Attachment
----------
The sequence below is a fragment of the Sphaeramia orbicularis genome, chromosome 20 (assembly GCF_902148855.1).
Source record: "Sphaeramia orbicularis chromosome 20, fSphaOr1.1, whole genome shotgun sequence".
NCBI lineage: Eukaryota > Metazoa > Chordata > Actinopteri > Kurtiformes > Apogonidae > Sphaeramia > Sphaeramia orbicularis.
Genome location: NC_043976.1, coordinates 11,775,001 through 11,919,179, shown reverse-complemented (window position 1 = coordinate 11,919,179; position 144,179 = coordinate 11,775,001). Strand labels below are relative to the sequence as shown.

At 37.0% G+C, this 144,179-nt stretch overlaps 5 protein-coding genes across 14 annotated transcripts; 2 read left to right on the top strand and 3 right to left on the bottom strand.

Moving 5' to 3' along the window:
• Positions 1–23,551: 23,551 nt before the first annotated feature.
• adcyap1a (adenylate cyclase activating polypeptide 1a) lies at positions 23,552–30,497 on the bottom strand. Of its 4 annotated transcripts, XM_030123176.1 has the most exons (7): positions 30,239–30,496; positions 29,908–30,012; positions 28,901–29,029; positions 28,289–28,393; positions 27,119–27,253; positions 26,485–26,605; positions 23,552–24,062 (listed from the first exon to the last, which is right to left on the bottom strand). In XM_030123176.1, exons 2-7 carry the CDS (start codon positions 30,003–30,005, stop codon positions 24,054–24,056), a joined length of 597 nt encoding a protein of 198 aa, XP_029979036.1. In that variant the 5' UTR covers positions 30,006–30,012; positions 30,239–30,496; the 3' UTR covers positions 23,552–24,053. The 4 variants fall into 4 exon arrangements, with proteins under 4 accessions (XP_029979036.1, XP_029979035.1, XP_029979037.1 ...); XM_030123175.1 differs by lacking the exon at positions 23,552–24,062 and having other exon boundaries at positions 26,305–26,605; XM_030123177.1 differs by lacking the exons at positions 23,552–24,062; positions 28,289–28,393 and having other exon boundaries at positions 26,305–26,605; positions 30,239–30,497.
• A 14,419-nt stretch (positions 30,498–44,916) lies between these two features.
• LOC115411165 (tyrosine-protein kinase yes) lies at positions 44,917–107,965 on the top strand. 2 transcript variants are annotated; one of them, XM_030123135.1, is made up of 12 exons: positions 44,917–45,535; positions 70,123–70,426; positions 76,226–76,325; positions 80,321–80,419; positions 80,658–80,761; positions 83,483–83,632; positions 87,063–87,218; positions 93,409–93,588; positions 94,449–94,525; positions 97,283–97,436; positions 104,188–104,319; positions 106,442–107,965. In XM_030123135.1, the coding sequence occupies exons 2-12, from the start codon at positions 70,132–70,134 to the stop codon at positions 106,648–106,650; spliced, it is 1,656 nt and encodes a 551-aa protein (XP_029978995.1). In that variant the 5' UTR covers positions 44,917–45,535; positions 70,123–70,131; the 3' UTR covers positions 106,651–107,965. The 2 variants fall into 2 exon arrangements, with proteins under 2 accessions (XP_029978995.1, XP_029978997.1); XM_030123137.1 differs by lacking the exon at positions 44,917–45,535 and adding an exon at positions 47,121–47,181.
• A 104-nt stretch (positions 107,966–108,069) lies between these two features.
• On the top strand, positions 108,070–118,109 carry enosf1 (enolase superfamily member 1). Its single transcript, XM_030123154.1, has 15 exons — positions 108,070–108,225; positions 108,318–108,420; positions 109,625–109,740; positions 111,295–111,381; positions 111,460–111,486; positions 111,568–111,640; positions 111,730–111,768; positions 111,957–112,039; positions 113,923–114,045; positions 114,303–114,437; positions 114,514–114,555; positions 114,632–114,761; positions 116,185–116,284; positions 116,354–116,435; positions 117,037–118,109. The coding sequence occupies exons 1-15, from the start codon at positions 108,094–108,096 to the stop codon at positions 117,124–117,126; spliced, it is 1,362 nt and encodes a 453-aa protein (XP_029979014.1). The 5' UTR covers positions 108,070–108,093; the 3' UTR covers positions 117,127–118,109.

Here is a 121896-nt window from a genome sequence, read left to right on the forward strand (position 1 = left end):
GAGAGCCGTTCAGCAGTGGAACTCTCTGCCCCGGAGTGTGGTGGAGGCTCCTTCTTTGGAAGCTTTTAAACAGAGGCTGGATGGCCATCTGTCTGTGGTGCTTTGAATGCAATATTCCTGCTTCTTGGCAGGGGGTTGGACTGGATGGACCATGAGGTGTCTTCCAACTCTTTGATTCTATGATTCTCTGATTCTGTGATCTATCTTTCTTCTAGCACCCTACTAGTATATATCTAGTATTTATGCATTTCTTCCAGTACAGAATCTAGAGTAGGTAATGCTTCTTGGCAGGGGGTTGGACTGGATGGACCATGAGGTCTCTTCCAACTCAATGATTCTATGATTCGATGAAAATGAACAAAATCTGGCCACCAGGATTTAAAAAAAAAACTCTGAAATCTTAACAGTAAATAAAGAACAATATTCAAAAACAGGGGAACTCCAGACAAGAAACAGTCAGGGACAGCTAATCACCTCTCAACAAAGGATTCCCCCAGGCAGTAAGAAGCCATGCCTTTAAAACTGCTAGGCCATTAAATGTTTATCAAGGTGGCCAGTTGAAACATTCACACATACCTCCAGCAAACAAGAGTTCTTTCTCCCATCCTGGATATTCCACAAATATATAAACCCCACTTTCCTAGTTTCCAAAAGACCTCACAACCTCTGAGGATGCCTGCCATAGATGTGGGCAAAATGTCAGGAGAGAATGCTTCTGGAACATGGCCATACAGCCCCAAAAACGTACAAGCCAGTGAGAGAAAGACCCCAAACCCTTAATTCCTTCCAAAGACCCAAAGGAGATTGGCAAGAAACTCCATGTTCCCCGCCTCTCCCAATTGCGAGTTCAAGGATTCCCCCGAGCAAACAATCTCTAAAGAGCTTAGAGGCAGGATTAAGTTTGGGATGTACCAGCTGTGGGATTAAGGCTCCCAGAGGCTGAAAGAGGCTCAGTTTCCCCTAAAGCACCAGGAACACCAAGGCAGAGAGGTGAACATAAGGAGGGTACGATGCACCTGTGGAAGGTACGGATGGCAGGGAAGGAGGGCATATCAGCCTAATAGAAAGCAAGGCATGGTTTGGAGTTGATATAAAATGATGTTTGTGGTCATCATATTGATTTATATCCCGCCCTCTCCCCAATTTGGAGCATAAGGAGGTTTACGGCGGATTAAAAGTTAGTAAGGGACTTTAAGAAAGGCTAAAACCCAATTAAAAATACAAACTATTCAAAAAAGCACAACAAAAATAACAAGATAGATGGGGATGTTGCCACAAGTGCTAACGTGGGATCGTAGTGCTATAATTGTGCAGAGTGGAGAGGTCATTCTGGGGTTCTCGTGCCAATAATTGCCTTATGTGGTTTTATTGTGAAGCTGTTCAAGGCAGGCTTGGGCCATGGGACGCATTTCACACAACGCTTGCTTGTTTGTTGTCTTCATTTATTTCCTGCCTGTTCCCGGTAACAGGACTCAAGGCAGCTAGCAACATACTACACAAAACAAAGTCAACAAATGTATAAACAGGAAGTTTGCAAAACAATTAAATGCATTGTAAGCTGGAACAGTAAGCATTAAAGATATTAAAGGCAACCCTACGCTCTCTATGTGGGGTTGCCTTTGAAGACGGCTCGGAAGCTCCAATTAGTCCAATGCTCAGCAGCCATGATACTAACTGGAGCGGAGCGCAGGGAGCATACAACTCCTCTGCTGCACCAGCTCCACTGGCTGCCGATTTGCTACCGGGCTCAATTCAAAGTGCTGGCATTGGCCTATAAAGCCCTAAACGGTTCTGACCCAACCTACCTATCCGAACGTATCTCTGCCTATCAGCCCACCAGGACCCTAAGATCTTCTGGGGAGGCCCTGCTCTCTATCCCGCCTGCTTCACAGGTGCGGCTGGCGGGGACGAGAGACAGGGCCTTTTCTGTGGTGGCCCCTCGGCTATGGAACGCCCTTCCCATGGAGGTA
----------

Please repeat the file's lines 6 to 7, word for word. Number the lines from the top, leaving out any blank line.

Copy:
Moving 5' to 3' along the window:
• Positions 1–23,551: 23,551 nt before the first annotated feature.